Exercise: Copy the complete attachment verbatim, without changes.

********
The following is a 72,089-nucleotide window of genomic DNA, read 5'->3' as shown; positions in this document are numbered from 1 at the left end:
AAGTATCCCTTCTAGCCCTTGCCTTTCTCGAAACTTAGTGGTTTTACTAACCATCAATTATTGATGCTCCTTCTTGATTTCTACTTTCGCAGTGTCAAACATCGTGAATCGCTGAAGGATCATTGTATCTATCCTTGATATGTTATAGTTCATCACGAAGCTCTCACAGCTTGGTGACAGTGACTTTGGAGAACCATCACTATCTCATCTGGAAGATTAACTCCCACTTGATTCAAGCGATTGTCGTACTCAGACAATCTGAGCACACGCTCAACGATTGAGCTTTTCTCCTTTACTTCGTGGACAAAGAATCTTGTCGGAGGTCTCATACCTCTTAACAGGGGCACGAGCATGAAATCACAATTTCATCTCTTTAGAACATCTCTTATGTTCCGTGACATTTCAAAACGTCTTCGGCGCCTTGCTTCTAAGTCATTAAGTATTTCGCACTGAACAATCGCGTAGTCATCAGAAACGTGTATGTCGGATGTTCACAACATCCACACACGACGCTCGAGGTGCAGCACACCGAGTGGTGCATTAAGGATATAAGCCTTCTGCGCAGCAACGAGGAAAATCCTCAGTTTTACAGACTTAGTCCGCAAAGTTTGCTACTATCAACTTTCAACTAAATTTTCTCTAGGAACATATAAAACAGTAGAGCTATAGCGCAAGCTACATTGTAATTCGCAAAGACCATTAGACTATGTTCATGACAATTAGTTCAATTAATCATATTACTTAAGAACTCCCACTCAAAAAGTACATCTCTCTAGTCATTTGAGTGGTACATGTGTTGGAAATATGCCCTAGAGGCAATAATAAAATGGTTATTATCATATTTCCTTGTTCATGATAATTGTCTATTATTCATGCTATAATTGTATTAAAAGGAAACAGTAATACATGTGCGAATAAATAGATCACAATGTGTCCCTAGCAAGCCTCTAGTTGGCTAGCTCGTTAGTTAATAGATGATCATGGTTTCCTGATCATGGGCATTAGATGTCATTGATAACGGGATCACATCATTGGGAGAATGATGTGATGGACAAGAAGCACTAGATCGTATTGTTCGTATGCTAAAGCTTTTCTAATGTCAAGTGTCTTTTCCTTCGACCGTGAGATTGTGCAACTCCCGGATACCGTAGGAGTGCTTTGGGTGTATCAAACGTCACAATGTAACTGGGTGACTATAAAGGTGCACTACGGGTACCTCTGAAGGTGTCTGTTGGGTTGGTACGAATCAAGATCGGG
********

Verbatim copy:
The following is a 72,089-nucleotide window of genomic DNA, read 5'->3' as shown; positions in this document are numbered from 1 at the left end:
AAGTATCCCTTCTAGCCCTTGCCTTTCTCGAAACTTAGTGGTTTTACTAACCATCAATTATTGATGCTCCTTCTTGATTTCTACTTTCGCAGTGTCAAACATCGTGAATCGCTGAAGGATCATTGTATCTATCCTTGATATGTTATAGTTCATCACGAAGCTCTCACAGCTTGGTGACAGTGACTTTGGAGAACCATCACTATCTCATCTGGAAGATTAACTCCCACTTGATTCAAGCGATTGTCGTACTCAGACAATCTGAGCACACGCTCAACGATTGAGCTTTTCTCCTTTACTTCGTGGACAAAGAATCTTGTCGGAGGTCTCATACCTCTTAACAGGGGCACGAGCATGAAATCACAATTTCATCTCTTTAGAACATCTCTTATGTTCCGTGACATTTCAAAACGTCTTCGGCGCCTTGCTTCTAAGTCATTAAGTATTTCGCACTGAACAATCGCGTAGTCATCAGAAACGTGTATGTCGGATGTTCACAACATCCACACACGACGCTCGAGGTGCAGCACACCGAGTGGTGCATTAAGGATATAAGCCTTCTGCGCAGCAACGAGGAAAATCCTCAGTTTTACAGACTTAGTCCGCAAAGTTTGCTACTATCAACTTTCAACTAAATTTTCTCTAGGAACATATAAAACAGTAGAGCTATAGCGCAAGCTACATTGTAATTCGCAAAGACCATTAGACTATGTTCATGACAATTAGTTCAATTAATCATATTACTTAAGAACTCCCACTCAAAAAGTACATCTCTCTAGTCATTTGAGTGGTACATGTGTTGGAAATATGCCCTAGAGGCAATAATAAAATGGTTATTATCATATTTCCTTGTTCATGATAATTGTCTATTATTCATGCTATAATTGTATTAAAAGGAAACAGTAATACATGTGCGAATAAATAGATCACAATGTGTCCCTAGCAAGCCTCTAGTTGGCTAGCTCGTTAGTTAATAGATGATCATGGTTTCCTGATCATGGGCATTAGATGTCATTGATAACGGGATCACATCATTGGGAGAATGATGTGATGGACAAGAAGCACTAGATCGTATTGTTCGTATGCTAAAGCTTTTCTAATGTCAAGTGTCTTTTCCTTCGACCGTGAGATTGTGCAACTCCCGGATACCGTAGGAGTGCTTTGGGTGTATCAAACGTCACAATGTAACTGGGTGACTATAAAGGTGCACTACGGGTACCTCTGAAGGTGTCTGTTGGGTTGGTACGAATCAAGATCGGG